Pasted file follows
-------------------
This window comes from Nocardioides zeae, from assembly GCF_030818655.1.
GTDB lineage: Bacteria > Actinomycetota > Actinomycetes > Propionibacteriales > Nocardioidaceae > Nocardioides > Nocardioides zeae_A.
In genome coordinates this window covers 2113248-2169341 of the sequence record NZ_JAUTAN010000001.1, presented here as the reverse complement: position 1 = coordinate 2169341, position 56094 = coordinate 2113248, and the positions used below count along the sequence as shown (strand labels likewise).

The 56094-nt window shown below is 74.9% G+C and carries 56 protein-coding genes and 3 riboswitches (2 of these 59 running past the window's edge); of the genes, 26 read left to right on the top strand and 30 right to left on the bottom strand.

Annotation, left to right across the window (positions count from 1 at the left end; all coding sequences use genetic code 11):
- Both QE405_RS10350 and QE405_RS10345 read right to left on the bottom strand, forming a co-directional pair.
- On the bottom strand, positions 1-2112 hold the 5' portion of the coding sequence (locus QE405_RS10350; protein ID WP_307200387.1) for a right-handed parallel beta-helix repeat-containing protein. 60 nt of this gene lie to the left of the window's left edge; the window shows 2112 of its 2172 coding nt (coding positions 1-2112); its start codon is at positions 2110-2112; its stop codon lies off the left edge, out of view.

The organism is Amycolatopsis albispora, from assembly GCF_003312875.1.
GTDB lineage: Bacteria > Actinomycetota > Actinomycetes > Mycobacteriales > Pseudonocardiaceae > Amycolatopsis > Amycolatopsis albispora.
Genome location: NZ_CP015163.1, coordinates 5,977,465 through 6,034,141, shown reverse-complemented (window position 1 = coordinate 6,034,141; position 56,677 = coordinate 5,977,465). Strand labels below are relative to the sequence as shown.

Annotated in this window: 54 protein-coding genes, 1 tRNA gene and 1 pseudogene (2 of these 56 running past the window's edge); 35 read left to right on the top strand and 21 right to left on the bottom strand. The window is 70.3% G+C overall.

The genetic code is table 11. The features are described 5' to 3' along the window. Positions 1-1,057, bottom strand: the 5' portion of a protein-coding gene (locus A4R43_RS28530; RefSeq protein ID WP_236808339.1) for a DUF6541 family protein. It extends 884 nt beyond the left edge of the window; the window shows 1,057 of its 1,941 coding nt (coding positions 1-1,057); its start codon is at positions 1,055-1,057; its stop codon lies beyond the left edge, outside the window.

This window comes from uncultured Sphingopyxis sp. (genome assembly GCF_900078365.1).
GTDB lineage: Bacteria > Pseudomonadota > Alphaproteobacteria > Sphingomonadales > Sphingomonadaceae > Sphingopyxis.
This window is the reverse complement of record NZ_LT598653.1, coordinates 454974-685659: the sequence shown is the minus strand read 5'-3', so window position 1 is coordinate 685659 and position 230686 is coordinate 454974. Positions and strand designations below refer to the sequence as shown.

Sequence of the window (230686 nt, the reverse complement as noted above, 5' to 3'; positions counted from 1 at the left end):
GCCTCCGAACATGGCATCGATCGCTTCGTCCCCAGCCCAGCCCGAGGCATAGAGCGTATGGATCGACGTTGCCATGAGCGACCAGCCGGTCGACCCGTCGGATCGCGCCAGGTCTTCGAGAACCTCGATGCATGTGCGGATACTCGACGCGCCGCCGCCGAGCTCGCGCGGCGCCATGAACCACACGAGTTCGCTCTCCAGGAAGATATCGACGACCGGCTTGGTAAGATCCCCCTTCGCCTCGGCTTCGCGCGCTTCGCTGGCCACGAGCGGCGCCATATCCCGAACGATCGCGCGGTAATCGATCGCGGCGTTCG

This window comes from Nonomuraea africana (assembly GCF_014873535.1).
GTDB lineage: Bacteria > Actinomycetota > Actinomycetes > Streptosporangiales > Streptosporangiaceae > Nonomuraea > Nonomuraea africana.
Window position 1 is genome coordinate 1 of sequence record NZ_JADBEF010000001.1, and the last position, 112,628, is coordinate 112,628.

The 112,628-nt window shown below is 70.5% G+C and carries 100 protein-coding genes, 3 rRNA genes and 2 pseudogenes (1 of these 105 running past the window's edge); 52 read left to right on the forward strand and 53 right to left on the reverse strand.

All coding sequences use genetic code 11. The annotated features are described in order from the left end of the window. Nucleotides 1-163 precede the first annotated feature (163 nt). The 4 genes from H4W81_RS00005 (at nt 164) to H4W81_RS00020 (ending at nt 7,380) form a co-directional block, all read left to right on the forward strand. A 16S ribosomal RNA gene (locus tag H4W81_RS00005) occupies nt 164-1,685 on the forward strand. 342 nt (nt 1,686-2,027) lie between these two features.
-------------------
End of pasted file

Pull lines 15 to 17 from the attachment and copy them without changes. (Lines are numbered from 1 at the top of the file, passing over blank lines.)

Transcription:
This window is the reverse complement of record NZ_LT598653.1, coordinates 454974-685659: the sequence shown is the minus strand read 5'-3', so window position 1 is coordinate 685659 and position 230686 is coordinate 454974. Positions and strand designations below refer to the sequence as shown.

Sequence of the window (230686 nt, the reverse complement as noted above, 5' to 3'; positions counted from 1 at the left end):
GCCTCCGAACATGGCATCGATCGCTTCGTCCCCAGCCCAGCCCGAGGCATAGAGCGTATGGATCGACGTTGCCATGAGCGACCAGCCGGTCGACCCGTCGGATCGCGCCAGGTCTTCGAGAACCTCGATGCATGTGCGGATACTCGACGCGCCGCCGCCGAGCTCGCGCGGCGCCATGAACCACACGAGTTCGCTCTCCAGGAAGATATCGACGACCGGCTTGGTAAGATCCCCCTTCGCCTCGGCTTCGCGCGCTTCGCTGGCCACGAGCGGCGCCATATCCCGAACGATCGCGCGGTAATCGATCGCGGCGTTCG